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Cutting down protected trees costs local homeowner £2,770 in fines

| December 10, 2015

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A local home owner has been fined £2,770 after cutting down some protected trees in his garden.

The owner of the home, in Magnolia Dene, Hazlemere, High Wycombe, employed a handyman to cut down two beech trees and an oak tree. The mature trees, which were protected by Tree Preservation Order (TPO), were cut down without permission in January 2014.

The case, which was heard at Wycombe Magistrates’ Court on Wednesday 9th December 2015, resulted in a £1750 fine and the home owner was ordered to pay the council’s costs of £900 with a court fee of £120, totalling £2,770.

The handyman who cut the trees has been ordered to pay a £200 fine, a £15 court fee and has been given a conditional discharge.

A TPO is the tree equivalent of a listing for a historic or significant building and helps to protect a local landscape to ensure the tree is not cut down or pruned without special permission.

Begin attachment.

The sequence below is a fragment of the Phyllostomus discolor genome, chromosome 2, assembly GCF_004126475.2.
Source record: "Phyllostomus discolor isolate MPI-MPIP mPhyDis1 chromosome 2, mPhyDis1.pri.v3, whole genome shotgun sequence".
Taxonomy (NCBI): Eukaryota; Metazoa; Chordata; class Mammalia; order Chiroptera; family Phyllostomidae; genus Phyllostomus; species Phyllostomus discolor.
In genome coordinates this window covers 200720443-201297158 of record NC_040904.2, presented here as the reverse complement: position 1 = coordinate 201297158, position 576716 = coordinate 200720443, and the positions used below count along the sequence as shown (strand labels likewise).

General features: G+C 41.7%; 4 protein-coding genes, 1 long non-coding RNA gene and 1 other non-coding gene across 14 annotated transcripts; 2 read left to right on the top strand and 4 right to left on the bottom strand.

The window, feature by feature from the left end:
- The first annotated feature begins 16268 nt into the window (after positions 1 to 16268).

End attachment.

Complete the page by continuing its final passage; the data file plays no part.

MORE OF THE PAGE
Younger replacement trees were subsequently planted at the property in March 2015, but as a result of the home-owners actions, these mature trees have now disappeared from the landscape forever.

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Councillor David Johncock, WDC’s Cabinet Member for Planning and Sustainability commented: ‘I am absolutely delighted with today’s decision by the magistrates.

Tree Protection Orders are an important way for us to protect trees that are particularly attractive and contribute to the appearance of our district. They are legally binding, as today’s case demonstrates.

We work hard to protect the special characteristics of our local area and our commitment is to take action against any unauthorised work carried out on a protected tree. We can and do prosecute.

It is illegal to cut down, prune or damage a tree with a preservation order without consent. This is an either way offence, so can be tried in either the magistrates or crown court.

An offence of felling or destroying  a tree in breach of a TPO can result in a fine of up to £20,000 in the magistrates court, or an unlimited fine if the case goes to the crown court.

Further information and advice about trees can be obtained by contacting Wycombe District Council 01494 461 000.

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